In the comparisons pointed out by Yahshua, the great lord in absentia is still the only YHWH; every man, like the unjust steward, controls certain assets such as life, talents, and property; and like the case with the unjust steward, all must give an accounting of their use. Yahshua admonished that all men, as the steward did, should use whatever is in their control now, and, unlike him, use it to receive approval from YHWH, that is, make to themselves friends, by the wise and faithful administration of YHWH’s gifts.

Friends … It was noted above that some have supposed these to be the recipients of the Christian’s charity; but the fact of their preceding him to glory and being on hand to welcome the Christian’s arrival compromises that view. As reasonable a view as any makes the friends envisaged here to be the Father, the Son, the Ruach Hakodesh and the angels of YHWH.

Verse 10 and 11 Yahshua included this verse in the parable in order to prevent a possible misunderstanding owing to the commendation of the unjust steward. Here Yahshua insists upon the necessity of fidelity in dealing with earthly possessions. A man’s faithfulness is measured by what he does with whatever amount of it there may be. People, who suppose that if they were rich they would give large sums to charity, and who yet give nothing from their meager possessions, are deceiving themselves. What a man does with a little is a fair measure of what he will do with much.

Every man is but a steward of YHWH’s gifts, even including life; and if he should misuse these which, in a sense, are only loaned to him, how would YHWH give to him, as his very own possession, such a thing as eternal life? On the “unrighteous mammon,” see under Luke 16:9.


The Latin word for “rich man” is dives, and this is sometimes used as a proper name; but Yahshua left him nameless.

Clothed in purple … Ancient craftsmen of Tyre discovered a process of making a very expensive and durable purple dye from the murex shell; and, due to its cost, it could be afforded only by royalty and the very rich. From this, “royal purple” has entered into the vocabulary of all nations.

Fine linens … faring sumptuously … These are additional touches to show the extravagant luxury in which the rich man lived. It should be noted that there is no hint of any unrighteous acquisition of wealth, nor of any overt, sinful action against Lazarus, nor even any hint that he denied the crumbs desired by the beggar. It is his total indifference to human suffering at his very gate which looms so ominously in the parable.

And is this a parable? It would appear to be certain that it is; the placement of it alone is sufficient grounds for understanding it as a parable. Besides that, the element of Abraham presiding over Paradise forces one to seek an analogy. It is YHWH, not Abraham, who has custody and control of the departed dead.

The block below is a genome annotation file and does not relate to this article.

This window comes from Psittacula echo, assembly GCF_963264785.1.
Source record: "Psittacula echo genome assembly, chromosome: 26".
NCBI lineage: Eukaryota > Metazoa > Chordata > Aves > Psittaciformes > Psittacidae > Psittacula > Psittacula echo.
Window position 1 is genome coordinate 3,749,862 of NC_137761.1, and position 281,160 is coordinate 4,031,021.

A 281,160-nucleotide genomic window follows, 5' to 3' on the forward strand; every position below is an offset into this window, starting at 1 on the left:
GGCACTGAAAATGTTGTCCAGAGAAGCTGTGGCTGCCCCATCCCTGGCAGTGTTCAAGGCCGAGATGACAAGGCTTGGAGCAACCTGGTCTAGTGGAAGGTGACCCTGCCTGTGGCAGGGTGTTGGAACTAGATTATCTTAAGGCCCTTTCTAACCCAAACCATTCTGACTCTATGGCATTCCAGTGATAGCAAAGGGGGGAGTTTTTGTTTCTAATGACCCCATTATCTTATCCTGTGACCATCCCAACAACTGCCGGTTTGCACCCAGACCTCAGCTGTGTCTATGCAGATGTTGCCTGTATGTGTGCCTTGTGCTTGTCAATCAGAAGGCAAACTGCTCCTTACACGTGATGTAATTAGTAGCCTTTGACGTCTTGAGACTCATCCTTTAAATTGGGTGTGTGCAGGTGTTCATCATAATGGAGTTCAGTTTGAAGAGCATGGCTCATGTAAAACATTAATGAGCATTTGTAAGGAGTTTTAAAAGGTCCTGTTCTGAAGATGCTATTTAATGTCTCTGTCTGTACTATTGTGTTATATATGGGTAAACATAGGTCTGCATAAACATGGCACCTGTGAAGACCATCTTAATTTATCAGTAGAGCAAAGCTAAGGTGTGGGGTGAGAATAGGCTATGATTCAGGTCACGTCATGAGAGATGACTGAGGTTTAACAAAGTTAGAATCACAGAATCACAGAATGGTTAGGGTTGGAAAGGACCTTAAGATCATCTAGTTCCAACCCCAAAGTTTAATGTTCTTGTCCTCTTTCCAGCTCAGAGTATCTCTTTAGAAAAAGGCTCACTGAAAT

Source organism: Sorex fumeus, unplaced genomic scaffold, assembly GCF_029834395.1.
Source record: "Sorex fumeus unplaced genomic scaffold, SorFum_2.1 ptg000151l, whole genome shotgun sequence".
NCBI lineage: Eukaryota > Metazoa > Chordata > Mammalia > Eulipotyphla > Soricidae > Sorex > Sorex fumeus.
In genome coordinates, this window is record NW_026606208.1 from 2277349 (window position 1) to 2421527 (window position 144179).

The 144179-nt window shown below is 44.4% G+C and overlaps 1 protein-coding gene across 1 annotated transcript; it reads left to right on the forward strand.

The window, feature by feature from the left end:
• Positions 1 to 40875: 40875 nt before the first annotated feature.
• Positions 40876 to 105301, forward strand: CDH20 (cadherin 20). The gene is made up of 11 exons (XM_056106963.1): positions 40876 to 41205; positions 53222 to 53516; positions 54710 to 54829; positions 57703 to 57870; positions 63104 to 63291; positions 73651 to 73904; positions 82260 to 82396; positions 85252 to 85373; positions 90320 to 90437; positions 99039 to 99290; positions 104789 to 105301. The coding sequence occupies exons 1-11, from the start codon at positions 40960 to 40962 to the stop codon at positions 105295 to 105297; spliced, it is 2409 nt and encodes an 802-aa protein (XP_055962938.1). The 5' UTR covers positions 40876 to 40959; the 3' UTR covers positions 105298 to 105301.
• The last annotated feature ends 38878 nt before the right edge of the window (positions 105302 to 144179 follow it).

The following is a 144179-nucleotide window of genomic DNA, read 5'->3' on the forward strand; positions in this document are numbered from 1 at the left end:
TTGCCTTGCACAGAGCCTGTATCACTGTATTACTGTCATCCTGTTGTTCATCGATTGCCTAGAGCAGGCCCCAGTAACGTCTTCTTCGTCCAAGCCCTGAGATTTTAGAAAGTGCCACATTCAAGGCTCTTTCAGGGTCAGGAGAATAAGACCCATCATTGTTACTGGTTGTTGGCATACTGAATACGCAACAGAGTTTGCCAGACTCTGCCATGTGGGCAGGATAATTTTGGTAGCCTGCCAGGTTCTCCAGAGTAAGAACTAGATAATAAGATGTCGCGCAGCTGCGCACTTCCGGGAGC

In verse 20 Lazarus … This is the only example of Yahshua using a proper name to identify a character in one of his parables, and there must have been a good reason for this. It cannot be made the basis for advocating the parable as an historical event, as noted above; but there is quite possibly, in this, a prophecy of the resurrection of Lazarus (John 11). True, the Lazarus raised from the dead was presumably rich; this Lazarus was a beggar; but the use of a proper name for one who the rich man pleaded would be sent back from the dead to warn his brothers cannot fail of suggesting the fact that a Lazarus did rise from the dead, and true to the Lord’s prophecy here, the Pharisees did not believe, but instead plotted to kill him!

The conviction expressed here is that by the use of this proper name, Yahshua clearly hinted at what John recorded in that famed eleventh chapter. Nor is this the only hint of that “seventh sign” recorded by John. In his first open break with the Pharisees, after healing the man at Bethesda, Yahshua promised the Pharisees “that greater works than these” the Father would show, that the Pharisees “may marvel” (John 5:20). By such a promise, Yahshua meant that he would raise the dead; for he immediately foretold a time when all the dead on earth would “hear the voice of the Son of YHWH, and COME FORTH” (John 5:29), those last two words being exactly the ones he cried in a loud voice over the grave of Lazarus (John 11:43); from this, it is mandatory to believe that Yahshua had in mind to raise Lazarus at least three years before the event took place; and, knowing what he would do, and as the time for Lazarus’ resurrection was then approaching, it was most significant that Yahshua, contrary to all other usages in his parables, would throw in this word “Lazarus.”

There is indeed here a suggestion of the great seventh miracle in John is implicit in the fact of the critical scholars’ allegation that John’s great miracle was only a drama invented to illustrate the point Yahshua made here, a conceit that may be rejected out of hand. The exegesis here points out the true connection between this parable and the wonder of Lazarus’ resurrection.

Verse 22 the two deaths here are distinguished by the fact that the rich man had a funeral, whereas none was mentioned in the case of Lazarus. The Hadean world, as understood by the Jews, had two distinct places, one for the righteous and another for the wicked. Yahshua’ use of those ideas here endows them with utmost significance; for there can be no doubt that this parable was intended to shed light upon the intermediate state between death and the eternal judgment.

In verse 23-25 Yahshua departed from the Jewish views which reckoned the diverse places of the just and the wicked as separated by only a handbreadth. “Afar off,” as here, and “a great gulf fixed” (Luke 16:26) show that the separation is extensive.